Free Markets, Free People

National Tea Party Convention running into problems

Since it’s in my backyard, I’ve been curious about the national Tea Party Convention scheduled for Nashville from February 6 to February 8.

My initial hope was to do some coverage of it for QandO, perhaps with some video. I contacted the organizer Judson Phillips, who politely let me know that press credentials were extremely limited. Undeterred, I replied, asking if I would be allowed to do video and such if I paid the rather large entrance fee ($549). No answer, I’m afraid, probably because right after that inquiry the event sold out.

I didn’t take it askance, because I’m sure he’s got his hands full. And I fully understand his desire to have some measure of control over press coverage, given the often biased coverage of Tea Party events in the legacy media.

This morning I noticed that he also turned down Glenn Reynolds (Instapundit). That was downright silly. If I had to choose one person with the right combination of strong understanding of the Tea Party cause and a very large megaphone, it would be Glenn.

Glenn pointed to an article on Politico detailing the trevails faced by the organizer. The event was intended to be for-profit, which apparently Judson didn’t work very hard to communicate to the sponsors, one of which pulled out after learning the details.

The for-profit thing seems to have run into trouble too, as it appears that despite selling out, the event might lose money. It makes me wonder how much experience the organizer has. I’ve done events with several hundred people. It takes massive amounts of planning. Getting the details right can be costly and staggering in terms of time. Plus he’s picked the Opryland Hotel, where I have a bit of past experience. They are expensive, and are they charge for things you might not expect; I wouldn’t be surprised to see a line item on their invoice for air breathed by the attendees.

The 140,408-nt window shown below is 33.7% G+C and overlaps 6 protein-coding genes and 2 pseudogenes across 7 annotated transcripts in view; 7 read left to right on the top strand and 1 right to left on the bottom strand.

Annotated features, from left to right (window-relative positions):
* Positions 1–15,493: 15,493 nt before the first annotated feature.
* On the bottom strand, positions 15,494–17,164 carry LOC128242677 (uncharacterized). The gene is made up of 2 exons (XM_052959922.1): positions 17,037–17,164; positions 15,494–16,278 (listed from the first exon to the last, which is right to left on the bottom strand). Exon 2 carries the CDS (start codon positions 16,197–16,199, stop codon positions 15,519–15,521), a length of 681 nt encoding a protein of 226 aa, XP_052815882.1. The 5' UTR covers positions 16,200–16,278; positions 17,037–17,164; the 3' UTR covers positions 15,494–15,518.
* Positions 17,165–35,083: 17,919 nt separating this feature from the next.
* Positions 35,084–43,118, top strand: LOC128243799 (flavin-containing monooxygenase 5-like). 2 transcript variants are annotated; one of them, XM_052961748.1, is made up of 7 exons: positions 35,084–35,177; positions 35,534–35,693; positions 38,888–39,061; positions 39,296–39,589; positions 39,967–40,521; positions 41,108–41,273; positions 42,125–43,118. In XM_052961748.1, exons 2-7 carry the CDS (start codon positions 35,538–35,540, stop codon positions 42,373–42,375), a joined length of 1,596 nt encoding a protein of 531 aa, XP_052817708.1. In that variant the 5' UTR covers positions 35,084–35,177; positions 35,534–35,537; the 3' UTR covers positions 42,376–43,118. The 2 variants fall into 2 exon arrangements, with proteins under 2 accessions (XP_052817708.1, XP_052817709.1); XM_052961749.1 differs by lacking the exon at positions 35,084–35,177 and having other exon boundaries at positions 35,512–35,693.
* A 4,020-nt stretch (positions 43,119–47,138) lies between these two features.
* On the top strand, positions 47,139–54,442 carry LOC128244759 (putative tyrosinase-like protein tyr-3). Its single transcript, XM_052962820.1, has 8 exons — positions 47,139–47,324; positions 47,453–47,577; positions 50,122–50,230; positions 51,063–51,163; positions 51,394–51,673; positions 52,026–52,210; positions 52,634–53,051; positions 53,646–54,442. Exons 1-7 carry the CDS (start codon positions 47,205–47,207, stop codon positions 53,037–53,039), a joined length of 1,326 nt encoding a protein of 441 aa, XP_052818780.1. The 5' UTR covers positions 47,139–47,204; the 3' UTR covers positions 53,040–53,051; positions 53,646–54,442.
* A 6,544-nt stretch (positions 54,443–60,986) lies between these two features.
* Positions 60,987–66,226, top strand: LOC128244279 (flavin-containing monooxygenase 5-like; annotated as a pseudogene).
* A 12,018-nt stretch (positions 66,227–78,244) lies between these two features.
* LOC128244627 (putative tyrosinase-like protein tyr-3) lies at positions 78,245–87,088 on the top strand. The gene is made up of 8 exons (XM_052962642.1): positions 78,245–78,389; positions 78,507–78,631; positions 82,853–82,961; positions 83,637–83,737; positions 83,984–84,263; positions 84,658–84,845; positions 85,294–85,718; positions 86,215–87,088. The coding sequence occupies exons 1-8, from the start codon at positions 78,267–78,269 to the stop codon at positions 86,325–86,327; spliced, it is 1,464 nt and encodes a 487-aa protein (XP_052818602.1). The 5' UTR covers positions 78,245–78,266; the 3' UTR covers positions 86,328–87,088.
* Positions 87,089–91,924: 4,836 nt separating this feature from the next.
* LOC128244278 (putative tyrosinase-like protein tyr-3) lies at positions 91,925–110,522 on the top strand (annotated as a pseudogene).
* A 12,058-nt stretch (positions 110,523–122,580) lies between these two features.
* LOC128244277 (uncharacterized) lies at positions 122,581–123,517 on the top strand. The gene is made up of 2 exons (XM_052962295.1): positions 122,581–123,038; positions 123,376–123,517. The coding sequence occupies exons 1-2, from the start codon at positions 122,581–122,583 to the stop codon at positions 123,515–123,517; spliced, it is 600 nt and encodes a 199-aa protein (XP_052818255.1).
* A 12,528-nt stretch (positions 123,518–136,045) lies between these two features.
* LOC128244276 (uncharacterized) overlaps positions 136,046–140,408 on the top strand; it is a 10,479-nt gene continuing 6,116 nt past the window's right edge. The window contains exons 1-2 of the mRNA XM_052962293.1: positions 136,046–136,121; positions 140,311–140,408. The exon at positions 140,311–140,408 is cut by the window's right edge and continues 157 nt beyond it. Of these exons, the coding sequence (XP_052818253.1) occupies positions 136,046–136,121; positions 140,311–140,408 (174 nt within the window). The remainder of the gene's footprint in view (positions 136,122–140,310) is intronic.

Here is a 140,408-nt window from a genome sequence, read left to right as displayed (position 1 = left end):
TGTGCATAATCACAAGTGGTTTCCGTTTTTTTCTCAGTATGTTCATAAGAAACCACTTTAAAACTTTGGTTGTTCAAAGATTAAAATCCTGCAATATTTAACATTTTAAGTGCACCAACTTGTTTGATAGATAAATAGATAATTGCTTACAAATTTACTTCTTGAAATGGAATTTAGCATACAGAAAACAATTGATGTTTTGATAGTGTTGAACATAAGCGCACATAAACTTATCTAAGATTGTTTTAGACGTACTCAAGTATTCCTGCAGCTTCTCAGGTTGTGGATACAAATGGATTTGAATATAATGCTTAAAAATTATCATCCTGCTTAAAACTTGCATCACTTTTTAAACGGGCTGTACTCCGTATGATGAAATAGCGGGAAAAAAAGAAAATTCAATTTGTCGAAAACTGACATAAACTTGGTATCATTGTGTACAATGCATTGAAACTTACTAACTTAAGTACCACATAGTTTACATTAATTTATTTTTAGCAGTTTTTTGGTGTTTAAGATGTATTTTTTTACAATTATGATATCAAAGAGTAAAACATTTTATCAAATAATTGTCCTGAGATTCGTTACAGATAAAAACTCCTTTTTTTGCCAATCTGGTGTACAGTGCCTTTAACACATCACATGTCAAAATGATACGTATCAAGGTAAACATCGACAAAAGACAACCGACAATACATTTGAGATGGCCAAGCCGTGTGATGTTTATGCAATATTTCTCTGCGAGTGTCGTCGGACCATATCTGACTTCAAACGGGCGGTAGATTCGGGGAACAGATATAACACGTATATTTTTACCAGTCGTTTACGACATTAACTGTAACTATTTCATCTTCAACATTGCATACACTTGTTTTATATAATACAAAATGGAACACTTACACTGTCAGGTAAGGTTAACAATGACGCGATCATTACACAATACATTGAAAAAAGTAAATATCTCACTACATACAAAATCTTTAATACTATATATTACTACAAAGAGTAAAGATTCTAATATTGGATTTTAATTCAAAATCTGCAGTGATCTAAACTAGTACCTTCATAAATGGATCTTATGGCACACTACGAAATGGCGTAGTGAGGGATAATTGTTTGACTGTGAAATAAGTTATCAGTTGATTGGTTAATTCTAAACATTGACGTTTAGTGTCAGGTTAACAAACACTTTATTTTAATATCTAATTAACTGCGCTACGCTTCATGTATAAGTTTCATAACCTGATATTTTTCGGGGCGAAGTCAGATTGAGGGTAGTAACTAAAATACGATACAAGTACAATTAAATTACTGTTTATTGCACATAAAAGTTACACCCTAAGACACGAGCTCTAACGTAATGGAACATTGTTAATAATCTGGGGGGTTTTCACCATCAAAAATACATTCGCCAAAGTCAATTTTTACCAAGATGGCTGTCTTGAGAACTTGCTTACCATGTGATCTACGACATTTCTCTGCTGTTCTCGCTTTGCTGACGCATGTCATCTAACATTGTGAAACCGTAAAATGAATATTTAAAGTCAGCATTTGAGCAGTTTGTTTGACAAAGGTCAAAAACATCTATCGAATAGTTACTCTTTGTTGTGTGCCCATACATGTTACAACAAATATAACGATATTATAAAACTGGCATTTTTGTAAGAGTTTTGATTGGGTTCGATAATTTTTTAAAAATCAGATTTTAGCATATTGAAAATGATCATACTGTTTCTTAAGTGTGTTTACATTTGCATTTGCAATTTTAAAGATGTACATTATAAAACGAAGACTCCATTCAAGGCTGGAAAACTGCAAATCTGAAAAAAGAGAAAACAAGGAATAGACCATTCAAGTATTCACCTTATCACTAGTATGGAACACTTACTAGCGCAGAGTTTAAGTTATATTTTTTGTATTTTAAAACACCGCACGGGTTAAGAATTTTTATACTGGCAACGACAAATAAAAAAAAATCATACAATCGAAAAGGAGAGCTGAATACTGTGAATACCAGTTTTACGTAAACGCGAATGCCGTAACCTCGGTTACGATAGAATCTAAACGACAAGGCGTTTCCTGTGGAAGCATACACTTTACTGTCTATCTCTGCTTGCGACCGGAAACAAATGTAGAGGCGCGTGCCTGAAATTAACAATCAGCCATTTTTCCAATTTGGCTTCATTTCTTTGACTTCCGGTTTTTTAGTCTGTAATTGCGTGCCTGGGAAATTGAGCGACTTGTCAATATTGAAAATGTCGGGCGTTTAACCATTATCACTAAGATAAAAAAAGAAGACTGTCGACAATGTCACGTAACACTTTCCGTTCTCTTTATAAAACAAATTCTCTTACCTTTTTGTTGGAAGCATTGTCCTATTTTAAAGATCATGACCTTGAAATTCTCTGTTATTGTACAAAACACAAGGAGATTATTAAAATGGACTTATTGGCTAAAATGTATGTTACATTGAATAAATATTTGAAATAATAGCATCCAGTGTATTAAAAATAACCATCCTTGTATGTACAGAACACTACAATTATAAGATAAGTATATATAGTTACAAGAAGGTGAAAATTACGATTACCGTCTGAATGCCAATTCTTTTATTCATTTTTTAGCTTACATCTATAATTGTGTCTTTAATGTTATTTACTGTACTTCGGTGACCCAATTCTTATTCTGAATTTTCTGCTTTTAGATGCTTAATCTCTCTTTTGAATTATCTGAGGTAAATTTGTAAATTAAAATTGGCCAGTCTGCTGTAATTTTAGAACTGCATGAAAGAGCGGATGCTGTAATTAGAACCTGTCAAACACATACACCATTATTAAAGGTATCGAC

It appears that part of the problem is a contradiction at the heart of the event. It’s billed as a “working convention”, which implies that it’s not about getting publicity. But having Sarah Palin as a headliner pretty much guarantees a lot of attention. Given that the attention will be there no matter what, if I were the organizer, I’d be working hard to make it favorable. Sympathetic bloggers such as Glenn are an obvious way to do that.

I want to see the Tea Party movement do well. I also recognize that the generally amateur nature of the movement has been a part of its charm, because it contrasts so strongly with the dreary professionals who dominate politics.

But the downside of amateur efforts is the potential for mistakes that pros wouldn’t make. I think we’re seeing some of them in this case. Given the distaste of the legacy media (and legacy politicians) for the Tea Party movement, they’ll use any opportunity to make it look bad. I’m afraid this national convention is shaping up to be just such an opportunity.

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7 Responses to National Tea Party Convention running into problems

  • The Tea Party movement belongs in the streets of Washington D.C. this spring or summer in as many millions as can get there, meaning that every means of transportation should be jammed back into the countryside.

    My preference is that as many as can enter the Capitol and tear every stick of furniture out of the two chambers and burn it outside, but I realize that I’ll probably have to settle for less than that, which is already less than the active scaffolds they deserve.

  • I don’t think its just an amateur problem.  I see opportunists jumping in.  Some for money and some for bringing power to their pet projects or worse.

  • Another tax day march would be cool.  I’d have tried to go to this convention, but we’re headed to Jamaica for the week.
    I’ve helped organize a small convention, around 100-150 people.  It was difficult, and I had 4 people sorta helping me.  But the main thing was making it affordable and fun.
    Couldn’t agree with this post more.

  • Well, they cannot stop anyone from just buying a ticket, going in, and covering it that way. Of course I don’t know of any reporters who still have the skills to do that, maybe some old timers.

  • America, founded on individual freedom, had local government no more than one day’s horseback ride from the governed. 19th century Democrats ran on individual and state’s sovereignty.  Laws on behavior moved to the Federal government away from local and state government. The tradition of local control was never lost, from the town hall meetings to Vigilante movements were citizens concerned with the way they were governed and took action to right the wrongs.  The Tea Party Movement is an example of citizen participation against governing elite far from people. However, 20th century Democrats declared Tea Parties vigilante mobs. America’s founding traditions are cited in The Changing Face of Democrats, Our Lost Libertarian Roots, on claysamerica.com.

  • I have a question?
    Who are the organizers and how are they organized?